Remembering to take a pill every day can be hard. And some people get side effects that bother them (but they usually go away in a few months).
You have to take the pill every day.
It’s really important to take your birth control pill every day, or you might not be protected from pregnancy. Using our birth control reminder app, setting an alarm, or keeping your pill pack next to things you use every day (like your toothbrush or phone charger) can help you remember to take your pills.
If you have a really busy life and think you might not remember your pill every day, check out other birth control methods like IUDs or the implant that are super low-maintenance and almost impossible to mess up. Take our quiz to help find the birth control method that’s best for you.
There can be negative side effects.
Like all medications, birth control pills can have side effects. But most usually go away after 2 or 3 months. Many people use the pill with no problems at all. You can keep track of any side effects with our app.
The most common side effects are spotting or bleeding between periods (this is more common with progestin-only pills), sore breasts, nausea, or headaches. But these usually go away after 2 or 3 months, and they don’t happen to everyone who takes the pill.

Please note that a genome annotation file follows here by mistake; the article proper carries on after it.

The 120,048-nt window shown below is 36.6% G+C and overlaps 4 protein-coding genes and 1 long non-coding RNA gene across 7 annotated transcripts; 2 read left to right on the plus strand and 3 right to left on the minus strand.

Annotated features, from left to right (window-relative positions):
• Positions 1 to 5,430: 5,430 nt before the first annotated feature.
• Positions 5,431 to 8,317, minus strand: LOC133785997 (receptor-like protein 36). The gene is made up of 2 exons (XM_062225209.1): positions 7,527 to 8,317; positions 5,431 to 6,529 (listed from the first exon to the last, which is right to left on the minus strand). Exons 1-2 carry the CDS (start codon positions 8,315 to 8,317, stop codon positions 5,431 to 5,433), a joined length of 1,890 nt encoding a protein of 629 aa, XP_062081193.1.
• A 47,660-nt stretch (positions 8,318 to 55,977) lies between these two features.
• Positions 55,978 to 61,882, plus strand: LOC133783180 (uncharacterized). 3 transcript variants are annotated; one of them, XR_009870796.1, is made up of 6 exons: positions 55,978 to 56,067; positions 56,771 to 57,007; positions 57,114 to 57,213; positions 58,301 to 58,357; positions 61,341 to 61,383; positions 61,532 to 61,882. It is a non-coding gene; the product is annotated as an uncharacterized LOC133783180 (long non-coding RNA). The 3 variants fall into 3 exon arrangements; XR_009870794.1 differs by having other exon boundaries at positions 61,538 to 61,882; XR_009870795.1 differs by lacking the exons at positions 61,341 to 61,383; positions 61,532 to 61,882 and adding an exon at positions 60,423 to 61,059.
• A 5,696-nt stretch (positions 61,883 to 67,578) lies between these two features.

Birth control shouldn’t make you feel sick or uncomfortable. Luckily, there are many different types of birth control, so you’ve got options. If you keep having side effects that bother you after using the pill for 3 months, talk with your nurse or doctor about trying another brand of pill or another birth control method. But don’t stop taking the pill without starting a new method, or you won’t be protected from pregnancy.
There can be some rare but serious risks.
Serious problems from taking the birth control pill are very rare. People using birth control that has estrogen, like combination pills, have a slightly higher chance of having a few rare but dangerous problems than people who don’t use birth control with hormones. Read more about birth control pill safety.
For more information about side effects and risks, talk with your nurse or doctor or read the package insert that came with your pills.